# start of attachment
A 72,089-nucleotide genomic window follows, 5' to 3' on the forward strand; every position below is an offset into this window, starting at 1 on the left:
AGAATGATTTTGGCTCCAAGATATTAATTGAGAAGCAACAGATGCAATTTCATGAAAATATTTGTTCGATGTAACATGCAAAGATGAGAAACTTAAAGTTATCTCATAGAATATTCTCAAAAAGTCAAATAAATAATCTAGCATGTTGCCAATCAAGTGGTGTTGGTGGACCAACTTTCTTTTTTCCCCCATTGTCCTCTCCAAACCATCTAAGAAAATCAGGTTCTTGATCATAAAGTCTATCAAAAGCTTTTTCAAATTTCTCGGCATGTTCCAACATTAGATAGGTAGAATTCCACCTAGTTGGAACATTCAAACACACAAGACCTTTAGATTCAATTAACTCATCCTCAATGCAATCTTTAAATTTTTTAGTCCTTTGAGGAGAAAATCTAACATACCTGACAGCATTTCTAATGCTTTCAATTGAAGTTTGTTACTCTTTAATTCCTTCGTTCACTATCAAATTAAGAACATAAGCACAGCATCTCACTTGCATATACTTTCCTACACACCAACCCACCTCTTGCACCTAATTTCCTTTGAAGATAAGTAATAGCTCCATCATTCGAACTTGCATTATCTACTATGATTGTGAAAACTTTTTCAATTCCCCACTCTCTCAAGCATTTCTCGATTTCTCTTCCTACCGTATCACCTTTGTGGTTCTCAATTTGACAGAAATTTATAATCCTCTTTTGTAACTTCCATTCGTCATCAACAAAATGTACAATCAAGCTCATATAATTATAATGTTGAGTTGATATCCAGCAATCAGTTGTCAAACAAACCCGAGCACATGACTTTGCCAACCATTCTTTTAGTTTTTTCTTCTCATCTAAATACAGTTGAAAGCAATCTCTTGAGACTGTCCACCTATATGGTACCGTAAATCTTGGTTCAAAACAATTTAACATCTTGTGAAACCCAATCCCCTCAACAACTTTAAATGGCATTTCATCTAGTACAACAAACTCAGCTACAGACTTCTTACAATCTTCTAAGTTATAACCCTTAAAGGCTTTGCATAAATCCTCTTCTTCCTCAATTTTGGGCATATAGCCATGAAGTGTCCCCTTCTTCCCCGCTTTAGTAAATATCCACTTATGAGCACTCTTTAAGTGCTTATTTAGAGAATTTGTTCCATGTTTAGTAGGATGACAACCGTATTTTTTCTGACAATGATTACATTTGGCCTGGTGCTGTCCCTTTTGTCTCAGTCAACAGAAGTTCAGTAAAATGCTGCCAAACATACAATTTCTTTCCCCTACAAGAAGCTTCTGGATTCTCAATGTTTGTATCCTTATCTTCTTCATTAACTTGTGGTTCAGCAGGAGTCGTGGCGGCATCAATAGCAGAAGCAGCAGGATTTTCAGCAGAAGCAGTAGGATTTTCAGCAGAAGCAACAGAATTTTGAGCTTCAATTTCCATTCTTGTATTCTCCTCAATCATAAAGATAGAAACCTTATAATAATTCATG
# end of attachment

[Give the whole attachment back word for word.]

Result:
A 72,089-nucleotide genomic window follows, 5' to 3' on the forward strand; every position below is an offset into this window, starting at 1 on the left:
AGAATGATTTTGGCTCCAAGATATTAATTGAGAAGCAACAGATGCAATTTCATGAAAATATTTGTTCGATGTAACATGCAAAGATGAGAAACTTAAAGTTATCTCATAGAATATTCTCAAAAAGTCAAATAAATAATCTAGCATGTTGCCAATCAAGTGGTGTTGGTGGACCAACTTTCTTTTTTCCCCCATTGTCCTCTCCAAACCATCTAAGAAAATCAGGTTCTTGATCATAAAGTCTATCAAAAGCTTTTTCAAATTTCTCGGCATGTTCCAACATTAGATAGGTAGAATTCCACCTAGTTGGAACATTCAAACACACAAGACCTTTAGATTCAATTAACTCATCCTCAATGCAATCTTTAAATTTTTTAGTCCTTTGAGGAGAAAATCTAACATACCTGACAGCATTTCTAATGCTTTCAATTGAAGTTTGTTACTCTTTAATTCCTTCGTTCACTATCAAATTAAGAACATAAGCACAGCATCTCACTTGCATATACTTTCCTACACACCAACCCACCTCTTGCACCTAATTTCCTTTGAAGATAAGTAATAGCTCCATCATTCGAACTTGCATTATCTACTATGATTGTGAAAACTTTTTCAATTCCCCACTCTCTCAAGCATTTCTCGATTTCTCTTCCTACCGTATCACCTTTGTGGTTCTCAATTTGACAGAAATTTATAATCCTCTTTTGTAACTTCCATTCGTCATCAACAAAATGTACAATCAAGCTCATATAATTATAATGTTGAGTTGATATCCAGCAATCAGTTGTCAAACAAACCCGAGCACATGACTTTGCCAACCATTCTTTTAGTTTTTTCTTCTCATCTAAATACAGTTGAAAGCAATCTCTTGAGACTGTCCACCTATATGGTACCGTAAATCTTGGTTCAAAACAATTTAACATCTTGTGAAACCCAATCCCCTCAACAACTTTAAATGGCATTTCATCTAGTACAACAAACTCAGCTACAGACTTCTTACAATCTTCTAAGTTATAACCCTTAAAGGCTTTGCATAAATCCTCTTCTTCCTCAATTTTGGGCATATAGCCATGAAGTGTCCCCTTCTTCCCCGCTTTAGTAAATATCCACTTATGAGCACTCTTTAAGTGCTTATTTAGAGAATTTGTTCCATGTTTAGTAGGATGACAACCGTATTTTTTCTGACAATGATTACATTTGGCCTGGTGCTGTCCCTTTTGTCTCAGTCAACAGAAGTTCAGTAAAATGCTGCCAAACATACAATTTCTTTCCCCTACAAGAAGCTTCTGGATTCTCAATGTTTGTATCCTTATCTTCTTCATTAACTTGTGGTTCAGCAGGAGTCGTGGCGGCATCAATAGCAGAAGCAGCAGGATTTTCAGCAGAAGCAGTAGGATTTTCAGCAGAAGCAACAGAATTTTGAGCTTCAATTTCCATTCTTGTATTCTCCTCAATCATAAAGATAGAAACCTTATAATAATTCATG